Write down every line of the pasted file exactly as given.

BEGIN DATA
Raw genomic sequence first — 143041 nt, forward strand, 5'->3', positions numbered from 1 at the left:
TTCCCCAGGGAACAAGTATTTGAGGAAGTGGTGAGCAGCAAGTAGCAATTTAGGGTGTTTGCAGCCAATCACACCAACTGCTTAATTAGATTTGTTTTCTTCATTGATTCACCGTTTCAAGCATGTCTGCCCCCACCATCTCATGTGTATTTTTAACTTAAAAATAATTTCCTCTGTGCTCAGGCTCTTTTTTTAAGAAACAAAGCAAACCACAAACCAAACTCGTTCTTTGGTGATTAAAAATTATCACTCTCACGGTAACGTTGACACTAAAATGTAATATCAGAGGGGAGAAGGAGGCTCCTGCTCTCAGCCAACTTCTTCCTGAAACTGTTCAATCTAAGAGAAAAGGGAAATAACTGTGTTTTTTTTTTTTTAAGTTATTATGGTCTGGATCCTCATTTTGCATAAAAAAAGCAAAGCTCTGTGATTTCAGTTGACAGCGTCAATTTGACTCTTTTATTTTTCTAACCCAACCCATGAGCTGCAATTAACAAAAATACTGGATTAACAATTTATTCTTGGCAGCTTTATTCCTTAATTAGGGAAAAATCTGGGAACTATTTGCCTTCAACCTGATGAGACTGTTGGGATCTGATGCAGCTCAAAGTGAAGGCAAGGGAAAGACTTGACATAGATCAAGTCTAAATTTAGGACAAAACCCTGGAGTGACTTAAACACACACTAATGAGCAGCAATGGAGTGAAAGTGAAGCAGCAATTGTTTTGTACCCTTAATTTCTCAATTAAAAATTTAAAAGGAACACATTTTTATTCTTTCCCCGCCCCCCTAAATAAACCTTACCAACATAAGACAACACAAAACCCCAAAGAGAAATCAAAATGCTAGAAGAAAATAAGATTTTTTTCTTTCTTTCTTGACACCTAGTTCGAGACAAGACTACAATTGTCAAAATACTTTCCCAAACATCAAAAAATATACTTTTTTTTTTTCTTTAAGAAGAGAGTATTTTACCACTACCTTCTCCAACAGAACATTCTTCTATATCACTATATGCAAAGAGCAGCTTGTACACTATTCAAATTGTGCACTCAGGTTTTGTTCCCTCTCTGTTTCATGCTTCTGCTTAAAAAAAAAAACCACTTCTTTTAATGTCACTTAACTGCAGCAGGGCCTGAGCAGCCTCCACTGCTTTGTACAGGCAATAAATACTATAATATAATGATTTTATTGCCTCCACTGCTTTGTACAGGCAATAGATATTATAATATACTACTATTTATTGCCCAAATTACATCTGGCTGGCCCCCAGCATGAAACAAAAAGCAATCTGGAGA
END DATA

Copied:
Raw genomic sequence first — 143041 nt, forward strand, 5'->3', positions numbered from 1 at the left:
TTCCCCAGGGAACAAGTATTTGAGGAAGTGGTGAGCAGCAAGTAGCAATTTAGGGTGTTTGCAGCCAATCACACCAACTGCTTAATTAGATTTGTTTTCTTCATTGATTCACCGTTTCAAGCATGTCTGCCCCCACCATCTCATGTGTATTTTTAACTTAAAAATAATTTCCTCTGTGCTCAGGCTCTTTTTTTAAGAAACAAAGCAAACCACAAACCAAACTCGTTCTTTGGTGATTAAAAATTATCACTCTCACGGTAACGTTGACACTAAAATGTAATATCAGAGGGGAGAAGGAGGCTCCTGCTCTCAGCCAACTTCTTCCTGAAACTGTTCAATCTAAGAGAAAAGGGAAATAACTGTGTTTTTTTTTTTTTAAGTTATTATGGTCTGGATCCTCATTTTGCATAAAAAAAGCAAAGCTCTGTGATTTCAGTTGACAGCGTCAATTTGACTCTTTTATTTTTCTAACCCAACCCATGAGCTGCAATTAACAAAAATACTGGATTAACAATTTATTCTTGGCAGCTTTATTCCTTAATTAGGGAAAAATCTGGGAACTATTTGCCTTCAACCTGATGAGACTGTTGGGATCTGATGCAGCTCAAAGTGAAGGCAAGGGAAAGACTTGACATAGATCAAGTCTAAATTTAGGACAAAACCCTGGAGTGACTTAAACACACACTAATGAGCAGCAATGGAGTGAAAGTGAAGCAGCAATTGTTTTGTACCCTTAATTTCTCAATTAAAAATTTAAAAGGAACACATTTTTATTCTTTCCCCGCCCCCCTAAATAAACCTTACCAACATAAGACAACACAAAACCCCAAAGAGAAATCAAAATGCTAGAAGAAAATAAGATTTTTTTCTTTCTTTCTTGACACCTAGTTCGAGACAAGACTACAATTGTCAAAATACTTTCCCAAACATCAAAAAATATACTTTTTTTTTTTCTTTAAGAAGAGAGTATTTTACCACTACCTTCTCCAACAGAACATTCTTCTATATCACTATATGCAAAGAGCAGCTTGTACACTATTCAAATTGTGCACTCAGGTTTTGTTCCCTCTCTGTTTCATGCTTCTGCTTAAAAAAAAAAACCACTTCTTTTAATGTCACTTAACTGCAGCAGGGCCTGAGCAGCCTCCACTGCTTTGTACAGGCAATAAATACTATAATATAATGATTTTATTGCCTCCACTGCTTTGTACAGGCAATAGATATTATAATATACTACTATTTATTGCCCAAATTACATCTGGCTGGCCCCCAGCATGAAACAAAAAGCAATCTGGAGA